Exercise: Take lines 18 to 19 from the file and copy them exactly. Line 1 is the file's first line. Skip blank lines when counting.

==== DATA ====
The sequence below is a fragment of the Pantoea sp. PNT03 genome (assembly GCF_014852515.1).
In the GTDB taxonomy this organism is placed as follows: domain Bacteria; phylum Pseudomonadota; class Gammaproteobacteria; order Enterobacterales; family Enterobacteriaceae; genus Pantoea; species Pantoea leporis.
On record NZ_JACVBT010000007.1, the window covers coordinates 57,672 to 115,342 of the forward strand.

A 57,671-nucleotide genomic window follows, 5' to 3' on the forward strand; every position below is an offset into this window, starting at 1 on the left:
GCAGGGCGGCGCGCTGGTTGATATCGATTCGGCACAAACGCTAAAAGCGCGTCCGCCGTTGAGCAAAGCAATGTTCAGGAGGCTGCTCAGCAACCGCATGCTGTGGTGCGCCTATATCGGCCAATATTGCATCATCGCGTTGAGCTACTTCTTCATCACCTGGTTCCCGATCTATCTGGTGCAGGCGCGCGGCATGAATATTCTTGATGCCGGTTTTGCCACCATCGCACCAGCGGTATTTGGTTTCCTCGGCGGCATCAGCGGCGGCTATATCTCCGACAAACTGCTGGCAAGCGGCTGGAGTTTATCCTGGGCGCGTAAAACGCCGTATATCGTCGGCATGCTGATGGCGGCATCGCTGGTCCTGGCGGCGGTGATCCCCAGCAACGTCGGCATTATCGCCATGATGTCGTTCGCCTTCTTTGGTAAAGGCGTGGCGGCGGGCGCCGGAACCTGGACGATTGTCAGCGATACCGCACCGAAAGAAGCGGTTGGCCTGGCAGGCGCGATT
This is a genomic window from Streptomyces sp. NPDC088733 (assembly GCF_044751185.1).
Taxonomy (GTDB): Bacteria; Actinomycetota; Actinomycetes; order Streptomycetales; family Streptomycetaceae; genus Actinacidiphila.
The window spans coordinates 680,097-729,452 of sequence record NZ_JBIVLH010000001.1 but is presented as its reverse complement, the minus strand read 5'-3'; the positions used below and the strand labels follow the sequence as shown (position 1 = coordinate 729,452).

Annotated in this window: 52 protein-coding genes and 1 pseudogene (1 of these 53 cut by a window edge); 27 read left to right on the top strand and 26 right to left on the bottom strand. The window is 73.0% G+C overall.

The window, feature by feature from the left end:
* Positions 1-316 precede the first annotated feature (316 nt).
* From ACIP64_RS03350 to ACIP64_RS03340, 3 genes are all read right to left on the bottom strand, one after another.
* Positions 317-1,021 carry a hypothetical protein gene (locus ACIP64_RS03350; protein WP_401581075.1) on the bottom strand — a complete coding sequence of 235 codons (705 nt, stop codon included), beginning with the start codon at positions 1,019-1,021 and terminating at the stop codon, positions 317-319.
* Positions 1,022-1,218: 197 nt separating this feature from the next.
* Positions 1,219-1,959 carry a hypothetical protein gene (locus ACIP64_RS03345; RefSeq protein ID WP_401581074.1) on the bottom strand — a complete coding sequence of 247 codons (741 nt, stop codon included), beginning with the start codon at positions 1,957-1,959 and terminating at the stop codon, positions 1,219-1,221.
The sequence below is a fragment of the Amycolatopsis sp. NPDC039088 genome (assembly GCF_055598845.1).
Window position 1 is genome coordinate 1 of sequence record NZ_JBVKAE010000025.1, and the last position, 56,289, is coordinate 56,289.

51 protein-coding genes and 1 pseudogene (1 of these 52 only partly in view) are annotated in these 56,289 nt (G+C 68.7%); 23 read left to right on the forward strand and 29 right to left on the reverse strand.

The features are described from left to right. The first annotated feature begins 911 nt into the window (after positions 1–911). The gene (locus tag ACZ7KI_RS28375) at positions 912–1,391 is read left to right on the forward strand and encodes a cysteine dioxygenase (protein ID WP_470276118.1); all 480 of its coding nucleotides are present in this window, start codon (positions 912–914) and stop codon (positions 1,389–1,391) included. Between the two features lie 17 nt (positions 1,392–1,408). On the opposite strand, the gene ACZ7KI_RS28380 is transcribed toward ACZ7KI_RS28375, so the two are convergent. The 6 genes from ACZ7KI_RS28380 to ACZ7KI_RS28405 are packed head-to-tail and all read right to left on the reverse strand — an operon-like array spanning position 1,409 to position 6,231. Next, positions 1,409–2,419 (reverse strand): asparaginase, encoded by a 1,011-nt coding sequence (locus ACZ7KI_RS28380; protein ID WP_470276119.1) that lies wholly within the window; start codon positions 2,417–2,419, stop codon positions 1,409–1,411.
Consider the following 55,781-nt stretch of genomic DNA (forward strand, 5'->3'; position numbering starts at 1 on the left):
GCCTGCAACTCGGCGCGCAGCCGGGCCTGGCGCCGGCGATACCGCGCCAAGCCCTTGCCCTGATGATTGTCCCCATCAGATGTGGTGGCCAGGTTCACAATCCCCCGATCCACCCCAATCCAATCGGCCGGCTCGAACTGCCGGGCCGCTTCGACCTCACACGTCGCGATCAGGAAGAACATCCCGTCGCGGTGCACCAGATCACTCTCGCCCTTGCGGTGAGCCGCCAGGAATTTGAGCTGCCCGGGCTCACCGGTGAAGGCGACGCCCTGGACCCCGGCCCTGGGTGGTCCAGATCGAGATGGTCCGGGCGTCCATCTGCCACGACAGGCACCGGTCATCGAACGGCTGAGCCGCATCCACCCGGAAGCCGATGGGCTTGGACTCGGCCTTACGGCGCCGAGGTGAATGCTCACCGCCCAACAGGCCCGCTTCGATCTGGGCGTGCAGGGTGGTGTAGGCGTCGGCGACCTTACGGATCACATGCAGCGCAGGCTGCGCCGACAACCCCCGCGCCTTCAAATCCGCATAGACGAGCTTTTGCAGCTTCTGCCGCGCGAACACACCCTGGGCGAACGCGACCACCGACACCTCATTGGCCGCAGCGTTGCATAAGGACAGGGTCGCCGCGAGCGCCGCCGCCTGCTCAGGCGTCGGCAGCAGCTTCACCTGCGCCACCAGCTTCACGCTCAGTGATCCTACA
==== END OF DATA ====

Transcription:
51 protein-coding genes and 1 pseudogene (1 of these 52 only partly in view) are annotated in these 56,289 nt (G+C 68.7%); 23 read left to right on the forward strand and 29 right to left on the reverse strand.

The features are described from left to right. The first annotated feature begins 911 nt into the window (after positions 1–911). The gene (locus tag ACZ7KI_RS28375) at positions 912–1,391 is read left to right on the forward strand and encodes a cysteine dioxygenase (protein ID WP_470276118.1); all 480 of its coding nucleotides are present in this window, start codon (positions 912–914) and stop codon (positions 1,389–1,391) included. Between the two features lie 17 nt (positions 1,392–1,408). On the opposite strand, the gene ACZ7KI_RS28380 is transcribed toward ACZ7KI_RS28375, so the two are convergent. The 6 genes from ACZ7KI_RS28380 to ACZ7KI_RS28405 are packed head-to-tail and all read right to left on the reverse strand — an operon-like array spanning position 1,409 to position 6,231. Next, positions 1,409–2,419 (reverse strand): asparaginase, encoded by a 1,011-nt coding sequence (locus ACZ7KI_RS28380; protein ID WP_470276119.1) that lies wholly within the window; start codon positions 2,417–2,419, stop codon positions 1,409–1,411.